You will need to create several different designs for your magazine, considering different layouts for both your text and images before settling on your final design. Each of these designs should be analysed in terms of their pros and cons before you state your final decision. Your initial design created for your survey can count for 1 of these drafts, however the remaining 2 designs for each page should take your audience survey responses into account and show considered and measured changes from the initial design.
You can draw these designs by hand if you wish, then photograph or scan them into your blog post, or you can create a digital version in a program such as Photoshop or InDesign which you would then upload to your blog.
Some good examples of planning and mock ups can be seen below:
You need to experiment with a range of different fonts for your magazine, creating a clear house style that suits your genre and appeals to your target audience. Look at your research and the range of fonts each magazine uses, each of these fonts has a purpose and function and has been selected for a specific reason. Your magazine should attempt to do the same, selecting fonts to suit purpose and create a clear house style.
You will also need to experiment with your Masthead for your magazine, this is the branding for your product and is incredibly important. You should create 3 different Masthead designs and evaluate the pros and cons of each design before deciding on a final piece.
Some great examples of font posts can be seen below:
You will need to create a contact sheet containing all of your photo-shoot photographs, this will allow you to quickly and easily analyse your images without having to upload them each individually to your blog.
If you do not know how to create a contact sheet using Adobe Bridge follow this tutorial below:
Once you have made your contact sheet you will need to assess and analyse your images in terms of their suitability to your magazine.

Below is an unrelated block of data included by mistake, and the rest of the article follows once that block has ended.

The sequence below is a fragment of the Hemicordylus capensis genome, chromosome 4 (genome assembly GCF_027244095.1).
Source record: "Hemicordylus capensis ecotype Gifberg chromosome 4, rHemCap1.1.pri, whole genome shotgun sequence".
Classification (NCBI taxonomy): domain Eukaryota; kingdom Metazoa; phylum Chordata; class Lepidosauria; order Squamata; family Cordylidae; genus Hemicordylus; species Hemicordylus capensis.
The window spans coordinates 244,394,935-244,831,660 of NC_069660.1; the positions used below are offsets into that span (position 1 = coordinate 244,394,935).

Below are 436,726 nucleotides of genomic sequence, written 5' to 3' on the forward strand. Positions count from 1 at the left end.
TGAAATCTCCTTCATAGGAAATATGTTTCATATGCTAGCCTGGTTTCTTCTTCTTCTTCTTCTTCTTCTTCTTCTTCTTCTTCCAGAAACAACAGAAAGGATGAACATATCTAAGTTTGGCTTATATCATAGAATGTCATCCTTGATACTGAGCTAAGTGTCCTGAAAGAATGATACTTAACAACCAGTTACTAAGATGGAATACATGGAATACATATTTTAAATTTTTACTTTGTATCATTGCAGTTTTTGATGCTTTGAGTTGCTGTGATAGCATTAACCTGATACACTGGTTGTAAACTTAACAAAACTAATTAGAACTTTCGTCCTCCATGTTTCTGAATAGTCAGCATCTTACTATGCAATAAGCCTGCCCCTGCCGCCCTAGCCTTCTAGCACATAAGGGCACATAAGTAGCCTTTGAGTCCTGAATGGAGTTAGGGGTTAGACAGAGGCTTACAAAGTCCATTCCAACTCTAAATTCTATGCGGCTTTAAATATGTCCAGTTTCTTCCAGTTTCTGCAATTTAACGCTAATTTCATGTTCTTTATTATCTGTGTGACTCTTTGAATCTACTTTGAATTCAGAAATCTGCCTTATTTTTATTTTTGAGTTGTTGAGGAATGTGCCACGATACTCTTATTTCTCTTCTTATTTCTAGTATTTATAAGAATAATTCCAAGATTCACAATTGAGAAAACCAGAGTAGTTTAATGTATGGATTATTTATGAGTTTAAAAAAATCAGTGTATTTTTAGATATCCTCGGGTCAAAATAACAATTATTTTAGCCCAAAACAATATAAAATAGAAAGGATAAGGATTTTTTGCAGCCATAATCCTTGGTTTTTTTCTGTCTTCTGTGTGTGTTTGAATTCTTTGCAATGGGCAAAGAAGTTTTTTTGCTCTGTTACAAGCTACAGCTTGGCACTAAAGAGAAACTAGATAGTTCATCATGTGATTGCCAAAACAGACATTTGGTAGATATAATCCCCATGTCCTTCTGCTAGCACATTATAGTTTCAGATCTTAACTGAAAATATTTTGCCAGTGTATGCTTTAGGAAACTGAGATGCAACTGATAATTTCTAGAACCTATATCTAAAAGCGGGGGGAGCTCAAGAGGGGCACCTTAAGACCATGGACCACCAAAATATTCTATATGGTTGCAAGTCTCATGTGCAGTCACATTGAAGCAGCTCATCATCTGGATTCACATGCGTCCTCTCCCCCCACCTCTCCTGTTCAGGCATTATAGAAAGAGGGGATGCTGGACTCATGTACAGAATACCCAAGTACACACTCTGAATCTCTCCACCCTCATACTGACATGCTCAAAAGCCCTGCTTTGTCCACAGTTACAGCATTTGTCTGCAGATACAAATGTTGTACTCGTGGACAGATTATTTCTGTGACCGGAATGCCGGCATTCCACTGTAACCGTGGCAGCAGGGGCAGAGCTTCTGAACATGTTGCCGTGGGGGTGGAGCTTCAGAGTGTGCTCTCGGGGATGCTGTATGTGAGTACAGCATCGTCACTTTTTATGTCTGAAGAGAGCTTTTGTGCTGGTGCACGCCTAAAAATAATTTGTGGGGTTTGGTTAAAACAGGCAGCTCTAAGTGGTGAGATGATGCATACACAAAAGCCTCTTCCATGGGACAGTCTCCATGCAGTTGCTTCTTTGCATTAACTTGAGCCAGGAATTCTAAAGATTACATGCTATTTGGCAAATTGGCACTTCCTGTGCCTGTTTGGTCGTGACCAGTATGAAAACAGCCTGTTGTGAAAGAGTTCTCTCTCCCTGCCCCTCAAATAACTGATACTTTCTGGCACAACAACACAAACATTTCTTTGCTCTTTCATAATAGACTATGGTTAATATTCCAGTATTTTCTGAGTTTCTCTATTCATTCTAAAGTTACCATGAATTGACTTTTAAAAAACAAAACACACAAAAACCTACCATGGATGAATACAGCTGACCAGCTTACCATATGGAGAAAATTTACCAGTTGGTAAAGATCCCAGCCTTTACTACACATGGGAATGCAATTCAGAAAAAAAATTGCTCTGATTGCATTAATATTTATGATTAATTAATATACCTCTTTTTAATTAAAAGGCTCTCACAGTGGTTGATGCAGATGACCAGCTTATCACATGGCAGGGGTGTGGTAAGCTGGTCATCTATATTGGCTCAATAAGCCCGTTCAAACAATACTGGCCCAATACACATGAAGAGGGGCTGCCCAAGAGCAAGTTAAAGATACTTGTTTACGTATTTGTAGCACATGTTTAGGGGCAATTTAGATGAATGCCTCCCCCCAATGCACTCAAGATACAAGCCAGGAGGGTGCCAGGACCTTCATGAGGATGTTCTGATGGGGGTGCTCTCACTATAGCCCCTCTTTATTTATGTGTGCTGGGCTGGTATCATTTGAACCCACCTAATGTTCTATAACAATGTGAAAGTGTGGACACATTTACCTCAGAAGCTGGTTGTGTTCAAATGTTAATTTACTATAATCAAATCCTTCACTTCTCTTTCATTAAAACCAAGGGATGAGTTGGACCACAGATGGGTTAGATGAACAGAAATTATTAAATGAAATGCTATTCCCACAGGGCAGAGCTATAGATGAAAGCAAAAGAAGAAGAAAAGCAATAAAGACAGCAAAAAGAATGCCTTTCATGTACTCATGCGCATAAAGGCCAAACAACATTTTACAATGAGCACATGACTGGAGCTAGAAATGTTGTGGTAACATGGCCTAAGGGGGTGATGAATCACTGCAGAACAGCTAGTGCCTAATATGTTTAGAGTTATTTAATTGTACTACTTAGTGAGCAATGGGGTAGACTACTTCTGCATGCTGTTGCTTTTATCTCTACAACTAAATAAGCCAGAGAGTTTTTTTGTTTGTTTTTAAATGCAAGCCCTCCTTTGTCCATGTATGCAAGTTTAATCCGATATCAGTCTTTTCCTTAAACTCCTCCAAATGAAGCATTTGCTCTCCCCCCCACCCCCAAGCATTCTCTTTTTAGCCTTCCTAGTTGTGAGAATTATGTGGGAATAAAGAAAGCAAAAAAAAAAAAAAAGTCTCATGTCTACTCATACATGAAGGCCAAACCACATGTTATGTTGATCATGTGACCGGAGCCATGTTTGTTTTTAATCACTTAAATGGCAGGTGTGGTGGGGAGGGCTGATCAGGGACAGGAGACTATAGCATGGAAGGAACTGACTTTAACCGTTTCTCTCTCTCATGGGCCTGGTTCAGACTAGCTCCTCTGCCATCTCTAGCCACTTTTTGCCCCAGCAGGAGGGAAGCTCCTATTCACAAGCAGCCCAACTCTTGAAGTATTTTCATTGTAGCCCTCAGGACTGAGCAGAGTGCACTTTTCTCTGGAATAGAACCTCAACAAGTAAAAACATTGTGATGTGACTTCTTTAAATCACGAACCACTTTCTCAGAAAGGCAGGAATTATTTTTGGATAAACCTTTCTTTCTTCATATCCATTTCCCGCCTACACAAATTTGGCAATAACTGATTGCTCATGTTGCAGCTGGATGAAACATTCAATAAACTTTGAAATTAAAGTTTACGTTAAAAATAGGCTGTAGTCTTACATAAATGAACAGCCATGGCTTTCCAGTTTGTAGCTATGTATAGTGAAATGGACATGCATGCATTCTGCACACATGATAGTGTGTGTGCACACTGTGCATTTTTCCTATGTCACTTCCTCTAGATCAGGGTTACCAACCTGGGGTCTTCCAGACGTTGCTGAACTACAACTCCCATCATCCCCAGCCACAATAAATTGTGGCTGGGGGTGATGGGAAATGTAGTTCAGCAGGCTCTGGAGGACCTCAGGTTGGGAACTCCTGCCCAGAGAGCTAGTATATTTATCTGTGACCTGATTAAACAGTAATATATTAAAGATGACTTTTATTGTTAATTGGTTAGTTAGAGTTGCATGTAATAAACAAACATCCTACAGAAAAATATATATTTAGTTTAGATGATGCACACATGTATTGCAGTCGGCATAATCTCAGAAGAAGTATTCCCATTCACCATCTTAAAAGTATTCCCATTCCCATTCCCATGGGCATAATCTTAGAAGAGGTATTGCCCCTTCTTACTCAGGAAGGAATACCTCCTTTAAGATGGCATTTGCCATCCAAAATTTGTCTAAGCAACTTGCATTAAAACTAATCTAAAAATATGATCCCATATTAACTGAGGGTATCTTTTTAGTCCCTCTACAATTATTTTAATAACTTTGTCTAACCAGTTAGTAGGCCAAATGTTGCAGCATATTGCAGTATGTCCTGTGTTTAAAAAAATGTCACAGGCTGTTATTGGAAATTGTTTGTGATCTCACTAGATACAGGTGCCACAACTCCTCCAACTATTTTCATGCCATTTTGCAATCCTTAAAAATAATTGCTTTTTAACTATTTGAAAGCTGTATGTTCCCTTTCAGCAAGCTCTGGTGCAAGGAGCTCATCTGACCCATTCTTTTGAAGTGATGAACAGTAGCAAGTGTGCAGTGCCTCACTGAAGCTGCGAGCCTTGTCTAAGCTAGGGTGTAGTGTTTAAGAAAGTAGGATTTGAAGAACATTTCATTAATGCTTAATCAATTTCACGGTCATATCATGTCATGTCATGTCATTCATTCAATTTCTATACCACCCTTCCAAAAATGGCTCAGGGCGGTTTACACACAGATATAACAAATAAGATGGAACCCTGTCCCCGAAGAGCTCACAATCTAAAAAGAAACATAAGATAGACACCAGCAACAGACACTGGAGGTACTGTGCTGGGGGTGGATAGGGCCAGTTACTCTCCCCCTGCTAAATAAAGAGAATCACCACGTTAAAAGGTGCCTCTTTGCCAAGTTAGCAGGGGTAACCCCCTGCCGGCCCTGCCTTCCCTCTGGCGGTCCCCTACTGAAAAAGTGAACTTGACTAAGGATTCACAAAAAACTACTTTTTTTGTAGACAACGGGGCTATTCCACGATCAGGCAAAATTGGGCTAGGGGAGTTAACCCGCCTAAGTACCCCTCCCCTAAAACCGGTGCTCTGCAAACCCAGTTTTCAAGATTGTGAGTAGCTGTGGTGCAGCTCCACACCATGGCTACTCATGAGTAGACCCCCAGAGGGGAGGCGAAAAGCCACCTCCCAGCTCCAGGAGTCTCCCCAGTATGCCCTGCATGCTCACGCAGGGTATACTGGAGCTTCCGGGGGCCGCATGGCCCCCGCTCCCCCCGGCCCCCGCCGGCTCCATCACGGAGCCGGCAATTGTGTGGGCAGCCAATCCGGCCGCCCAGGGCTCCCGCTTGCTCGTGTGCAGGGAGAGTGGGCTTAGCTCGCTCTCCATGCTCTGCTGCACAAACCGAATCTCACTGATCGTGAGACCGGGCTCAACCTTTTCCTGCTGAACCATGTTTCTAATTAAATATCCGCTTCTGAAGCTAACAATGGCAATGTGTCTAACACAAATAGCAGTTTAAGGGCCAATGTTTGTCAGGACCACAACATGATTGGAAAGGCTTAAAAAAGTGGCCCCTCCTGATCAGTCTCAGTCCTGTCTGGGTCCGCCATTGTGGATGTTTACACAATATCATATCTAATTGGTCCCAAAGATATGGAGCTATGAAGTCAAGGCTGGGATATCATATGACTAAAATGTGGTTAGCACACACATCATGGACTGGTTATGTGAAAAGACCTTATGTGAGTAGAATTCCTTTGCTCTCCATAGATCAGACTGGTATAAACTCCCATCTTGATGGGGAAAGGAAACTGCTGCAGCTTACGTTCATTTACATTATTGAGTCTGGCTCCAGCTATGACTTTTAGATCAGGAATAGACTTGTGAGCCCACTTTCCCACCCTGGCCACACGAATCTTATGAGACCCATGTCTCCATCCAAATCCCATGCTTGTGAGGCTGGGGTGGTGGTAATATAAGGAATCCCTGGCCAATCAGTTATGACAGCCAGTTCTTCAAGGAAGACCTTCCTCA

Some good examples of contact sheets and image analysis can be seen below:
You will need to look at a minimum of 3 locations in your scouts, analysing their overall suitability to your magazine. This is vital to the overall look of your magazine and your should aim to include a minimum of 2 locations in your magazine overall, this will allow your magazine to look varied and allow for a wider range of images.
Some good examples of location analysis can be seen below:
You need to show evidence of pre-planning for your photo-shoots, planning and experimenting with different ideas before your photo-shoot takes place. This doesn’t mean you can only take these images at your photo-shoot, this should provide a guide for your shoot and a clear starting off point for you to experiment with.
6-8 storyboard style images planning your images and poses for your photo-shoot
Your 6-8 image plans should:
Be labelled, indicating the type of shot and lighting to be used
Explain why these planned images are appropriate for your genre and audience
This list of potential props and costume items should be very visual, with images, videos or even soundtracks being used to illustrate why these particular items are suitable for your genre and audience.
Be creative with how you present this, you could use a video fashion show or a interactive presentation to illustrate your props and costume.
To show advanced organisation and planning techniques you will need to provide evidence of forward planning, showing that you took time and effort to pre-plan your photo-shoots and editing time in order to successfully complete your project.
You can do this in a number of ways:
Creating screenshots of calendars to show your shooting schedule
You could create an interactive calendar through Google Calendars